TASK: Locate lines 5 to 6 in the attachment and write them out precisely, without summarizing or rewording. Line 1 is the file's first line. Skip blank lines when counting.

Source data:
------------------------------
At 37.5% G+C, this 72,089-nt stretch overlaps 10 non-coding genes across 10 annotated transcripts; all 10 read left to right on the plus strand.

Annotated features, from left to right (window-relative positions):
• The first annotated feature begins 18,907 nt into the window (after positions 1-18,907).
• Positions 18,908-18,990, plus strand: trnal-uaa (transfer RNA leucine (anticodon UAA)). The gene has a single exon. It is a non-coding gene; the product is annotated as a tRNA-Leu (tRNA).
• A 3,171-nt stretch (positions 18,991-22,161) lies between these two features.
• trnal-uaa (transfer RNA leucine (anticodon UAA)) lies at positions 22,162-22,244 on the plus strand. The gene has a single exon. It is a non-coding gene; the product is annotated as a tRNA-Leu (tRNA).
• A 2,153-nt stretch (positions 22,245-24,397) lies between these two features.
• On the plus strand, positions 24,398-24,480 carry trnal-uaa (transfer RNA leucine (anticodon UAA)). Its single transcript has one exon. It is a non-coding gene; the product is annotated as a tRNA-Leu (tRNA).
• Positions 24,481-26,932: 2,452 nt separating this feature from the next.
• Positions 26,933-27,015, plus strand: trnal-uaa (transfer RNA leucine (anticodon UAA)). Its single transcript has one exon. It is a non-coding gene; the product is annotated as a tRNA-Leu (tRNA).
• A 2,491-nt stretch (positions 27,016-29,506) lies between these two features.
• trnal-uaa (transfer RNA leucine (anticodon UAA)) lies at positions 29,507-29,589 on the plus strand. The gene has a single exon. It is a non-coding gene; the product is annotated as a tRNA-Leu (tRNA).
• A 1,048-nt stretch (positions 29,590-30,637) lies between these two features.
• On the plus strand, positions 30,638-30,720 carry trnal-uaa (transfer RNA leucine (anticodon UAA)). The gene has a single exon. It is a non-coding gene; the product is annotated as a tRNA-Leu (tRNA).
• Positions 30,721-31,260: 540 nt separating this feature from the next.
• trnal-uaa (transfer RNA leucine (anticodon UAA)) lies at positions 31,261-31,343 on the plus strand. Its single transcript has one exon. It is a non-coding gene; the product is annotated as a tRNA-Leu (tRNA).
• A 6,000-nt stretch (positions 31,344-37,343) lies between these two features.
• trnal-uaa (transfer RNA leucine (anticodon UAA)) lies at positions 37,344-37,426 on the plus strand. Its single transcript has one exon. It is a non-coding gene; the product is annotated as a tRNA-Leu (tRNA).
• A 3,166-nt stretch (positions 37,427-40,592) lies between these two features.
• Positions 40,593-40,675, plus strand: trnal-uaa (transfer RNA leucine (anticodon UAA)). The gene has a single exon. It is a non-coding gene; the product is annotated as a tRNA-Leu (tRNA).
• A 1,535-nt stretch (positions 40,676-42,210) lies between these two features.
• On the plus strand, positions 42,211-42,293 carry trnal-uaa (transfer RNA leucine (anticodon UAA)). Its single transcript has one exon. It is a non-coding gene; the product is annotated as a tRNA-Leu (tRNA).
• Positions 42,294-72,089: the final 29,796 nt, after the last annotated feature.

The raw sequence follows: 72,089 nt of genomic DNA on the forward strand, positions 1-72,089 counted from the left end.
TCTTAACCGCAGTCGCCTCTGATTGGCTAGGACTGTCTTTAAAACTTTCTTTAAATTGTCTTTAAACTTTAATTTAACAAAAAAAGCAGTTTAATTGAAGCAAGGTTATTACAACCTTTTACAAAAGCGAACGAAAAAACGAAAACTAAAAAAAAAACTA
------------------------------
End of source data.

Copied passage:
• A 3,171-nt stretch (positions 18,991-22,161) lies between these two features.
• trnal-uaa (transfer RNA leucine (anticodon UAA)) lies at positions 22,162-22,244 on the plus strand. The gene has a single exon. It is a non-coding gene; the product is annotated as a tRNA-Leu (tRNA).